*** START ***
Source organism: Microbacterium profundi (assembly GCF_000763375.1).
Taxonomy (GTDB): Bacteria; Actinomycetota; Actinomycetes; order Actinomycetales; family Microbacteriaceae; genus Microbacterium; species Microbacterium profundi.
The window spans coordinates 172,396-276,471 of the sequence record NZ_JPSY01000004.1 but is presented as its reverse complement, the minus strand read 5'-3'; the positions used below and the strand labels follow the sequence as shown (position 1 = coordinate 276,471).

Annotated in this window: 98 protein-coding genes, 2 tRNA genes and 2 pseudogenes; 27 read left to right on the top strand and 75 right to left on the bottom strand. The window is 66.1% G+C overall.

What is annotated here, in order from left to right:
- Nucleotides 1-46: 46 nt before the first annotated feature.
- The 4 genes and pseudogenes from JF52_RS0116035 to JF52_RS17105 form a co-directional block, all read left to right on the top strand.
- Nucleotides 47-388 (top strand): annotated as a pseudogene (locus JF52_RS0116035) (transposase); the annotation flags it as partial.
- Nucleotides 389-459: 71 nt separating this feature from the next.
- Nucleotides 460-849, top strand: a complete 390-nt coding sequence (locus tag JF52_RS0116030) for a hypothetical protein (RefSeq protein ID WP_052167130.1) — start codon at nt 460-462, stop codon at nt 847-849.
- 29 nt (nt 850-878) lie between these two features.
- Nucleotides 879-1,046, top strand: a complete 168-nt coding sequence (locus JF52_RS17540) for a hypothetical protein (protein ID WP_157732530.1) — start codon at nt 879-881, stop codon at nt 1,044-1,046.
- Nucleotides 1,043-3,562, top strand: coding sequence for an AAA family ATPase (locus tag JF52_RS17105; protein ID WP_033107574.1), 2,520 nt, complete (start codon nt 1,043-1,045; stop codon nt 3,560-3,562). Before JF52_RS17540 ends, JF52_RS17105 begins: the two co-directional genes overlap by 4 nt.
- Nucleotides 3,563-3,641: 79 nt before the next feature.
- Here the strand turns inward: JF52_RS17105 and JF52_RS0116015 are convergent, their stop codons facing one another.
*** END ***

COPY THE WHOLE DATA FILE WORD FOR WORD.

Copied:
Source organism: Microbacterium profundi (assembly GCF_000763375.1).
Taxonomy (GTDB): Bacteria; Actinomycetota; Actinomycetes; order Actinomycetales; family Microbacteriaceae; genus Microbacterium; species Microbacterium profundi.
The window spans coordinates 172,396-276,471 of the sequence record NZ_JPSY01000004.1 but is presented as its reverse complement, the minus strand read 5'-3'; the positions used below and the strand labels follow the sequence as shown (position 1 = coordinate 276,471).

Annotated in this window: 98 protein-coding genes, 2 tRNA genes and 2 pseudogenes; 27 read left to right on the top strand and 75 right to left on the bottom strand. The window is 66.1% G+C overall.

What is annotated here, in order from left to right:
- Nucleotides 1-46: 46 nt before the first annotated feature.
- The 4 genes and pseudogenes from JF52_RS0116035 to JF52_RS17105 form a co-directional block, all read left to right on the top strand.
- Nucleotides 47-388 (top strand): annotated as a pseudogene (locus JF52_RS0116035) (transposase); the annotation flags it as partial.
- Nucleotides 389-459: 71 nt separating this feature from the next.
- Nucleotides 460-849, top strand: a complete 390-nt coding sequence (locus tag JF52_RS0116030) for a hypothetical protein (RefSeq protein ID WP_052167130.1) — start codon at nt 460-462, stop codon at nt 847-849.
- 29 nt (nt 850-878) lie between these two features.
- Nucleotides 879-1,046, top strand: a complete 168-nt coding sequence (locus JF52_RS17540) for a hypothetical protein (protein ID WP_157732530.1) — start codon at nt 879-881, stop codon at nt 1,044-1,046.
- Nucleotides 1,043-3,562, top strand: coding sequence for an AAA family ATPase (locus tag JF52_RS17105; protein ID WP_033107574.1), 2,520 nt, complete (start codon nt 1,043-1,045; stop codon nt 3,560-3,562). Before JF52_RS17540 ends, JF52_RS17105 begins: the two co-directional genes overlap by 4 nt.
- Nucleotides 3,563-3,641: 79 nt before the next feature.
- Here the strand turns inward: JF52_RS17105 and JF52_RS0116015 are convergent, their stop codons facing one another.